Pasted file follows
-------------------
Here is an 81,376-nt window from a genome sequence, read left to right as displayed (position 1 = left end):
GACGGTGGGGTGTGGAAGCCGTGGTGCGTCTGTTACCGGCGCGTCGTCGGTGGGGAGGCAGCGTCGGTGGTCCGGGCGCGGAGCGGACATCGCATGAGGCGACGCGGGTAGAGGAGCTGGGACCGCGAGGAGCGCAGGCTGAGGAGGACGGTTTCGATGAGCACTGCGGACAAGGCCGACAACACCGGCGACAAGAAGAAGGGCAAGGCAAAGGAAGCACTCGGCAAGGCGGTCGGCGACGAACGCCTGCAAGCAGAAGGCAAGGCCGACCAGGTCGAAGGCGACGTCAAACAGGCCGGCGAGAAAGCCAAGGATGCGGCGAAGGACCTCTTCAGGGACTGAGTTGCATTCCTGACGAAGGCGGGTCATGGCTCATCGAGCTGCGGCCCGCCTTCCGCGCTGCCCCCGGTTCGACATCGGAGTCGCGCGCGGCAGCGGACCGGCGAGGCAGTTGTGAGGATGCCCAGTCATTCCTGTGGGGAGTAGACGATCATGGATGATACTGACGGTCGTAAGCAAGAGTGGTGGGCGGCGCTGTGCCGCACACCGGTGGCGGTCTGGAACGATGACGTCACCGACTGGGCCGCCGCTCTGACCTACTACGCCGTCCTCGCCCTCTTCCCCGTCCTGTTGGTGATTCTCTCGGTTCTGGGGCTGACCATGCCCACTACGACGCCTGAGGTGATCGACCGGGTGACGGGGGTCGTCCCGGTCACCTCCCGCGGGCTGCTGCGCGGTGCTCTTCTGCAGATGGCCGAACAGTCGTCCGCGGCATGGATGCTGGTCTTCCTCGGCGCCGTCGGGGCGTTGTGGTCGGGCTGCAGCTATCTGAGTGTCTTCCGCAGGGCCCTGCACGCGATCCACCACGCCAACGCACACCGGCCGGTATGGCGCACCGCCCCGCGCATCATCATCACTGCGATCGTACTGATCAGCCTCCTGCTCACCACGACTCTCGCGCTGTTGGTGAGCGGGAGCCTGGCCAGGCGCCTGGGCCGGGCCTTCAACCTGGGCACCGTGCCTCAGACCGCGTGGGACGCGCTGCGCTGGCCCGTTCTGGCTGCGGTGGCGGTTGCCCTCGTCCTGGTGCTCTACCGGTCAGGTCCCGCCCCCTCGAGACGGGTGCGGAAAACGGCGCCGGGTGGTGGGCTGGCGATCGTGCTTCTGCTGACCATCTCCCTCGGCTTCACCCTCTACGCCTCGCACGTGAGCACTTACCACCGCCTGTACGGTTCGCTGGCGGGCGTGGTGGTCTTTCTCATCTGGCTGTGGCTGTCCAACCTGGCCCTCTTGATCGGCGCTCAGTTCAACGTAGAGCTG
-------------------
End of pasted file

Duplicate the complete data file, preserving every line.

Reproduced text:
Here is an 81,376-nt window from a genome sequence, read left to right as displayed (position 1 = left end):
GACGGTGGGGTGTGGAAGCCGTGGTGCGTCTGTTACCGGCGCGTCGTCGGTGGGGAGGCAGCGTCGGTGGTCCGGGCGCGGAGCGGACATCGCATGAGGCGACGCGGGTAGAGGAGCTGGGACCGCGAGGAGCGCAGGCTGAGGAGGACGGTTTCGATGAGCACTGCGGACAAGGCCGACAACACCGGCGACAAGAAGAAGGGCAAGGCAAAGGAAGCACTCGGCAAGGCGGTCGGCGACGAACGCCTGCAAGCAGAAGGCAAGGCCGACCAGGTCGAAGGCGACGTCAAACAGGCCGGCGAGAAAGCCAAGGATGCGGCGAAGGACCTCTTCAGGGACTGAGTTGCATTCCTGACGAAGGCGGGTCATGGCTCATCGAGCTGCGGCCCGCCTTCCGCGCTGCCCCCGGTTCGACATCGGAGTCGCGCGCGGCAGCGGACCGGCGAGGCAGTTGTGAGGATGCCCAGTCATTCCTGTGGGGAGTAGACGATCATGGATGATACTGACGGTCGTAAGCAAGAGTGGTGGGCGGCGCTGTGCCGCACACCGGTGGCGGTCTGGAACGATGACGTCACCGACTGGGCCGCCGCTCTGACCTACTACGCCGTCCTCGCCCTCTTCCCCGTCCTGTTGGTGATTCTCTCGGTTCTGGGGCTGACCATGCCCACTACGACGCCTGAGGTGATCGACCGGGTGACGGGGGTCGTCCCGGTCACCTCCCGCGGGCTGCTGCGCGGTGCTCTTCTGCAGATGGCCGAACAGTCGTCCGCGGCATGGATGCTGGTCTTCCTCGGCGCCGTCGGGGCGTTGTGGTCGGGCTGCAGCTATCTGAGTGTCTTCCGCAGGGCCCTGCACGCGATCCACCACGCCAACGCACACCGGCCGGTATGGCGCACCGCCCCGCGCATCATCATCACTGCGATCGTACTGATCAGCCTCCTGCTCACCACGACTCTCGCGCTGTTGGTGAGCGGGAGCCTGGCCAGGCGCCTGGGCCGGGCCTTCAACCTGGGCACCGTGCCTCAGACCGCGTGGGACGCGCTGCGCTGGCCCGTTCTGGCTGCGGTGGCGGTTGCCCTCGTCCTGGTGCTCTACCGGTCAGGTCCCGCCCCCTCGAGACGGGTGCGGAAAACGGCGCCGGGTGGTGGGCTGGCGATCGTGCTTCTGCTGACCATCTCCCTCGGCTTCACCCTCTACGCCTCGCACGTGAGCACTTACCACCGCCTGTACGGTTCGCTGGCGGGCGTGGTGGTCTTTCTCATCTGGCTGTGGCTGTCCAACCTGGCCCTCTTGATCGGCGCTCAGTTCAACGTAGAGCTG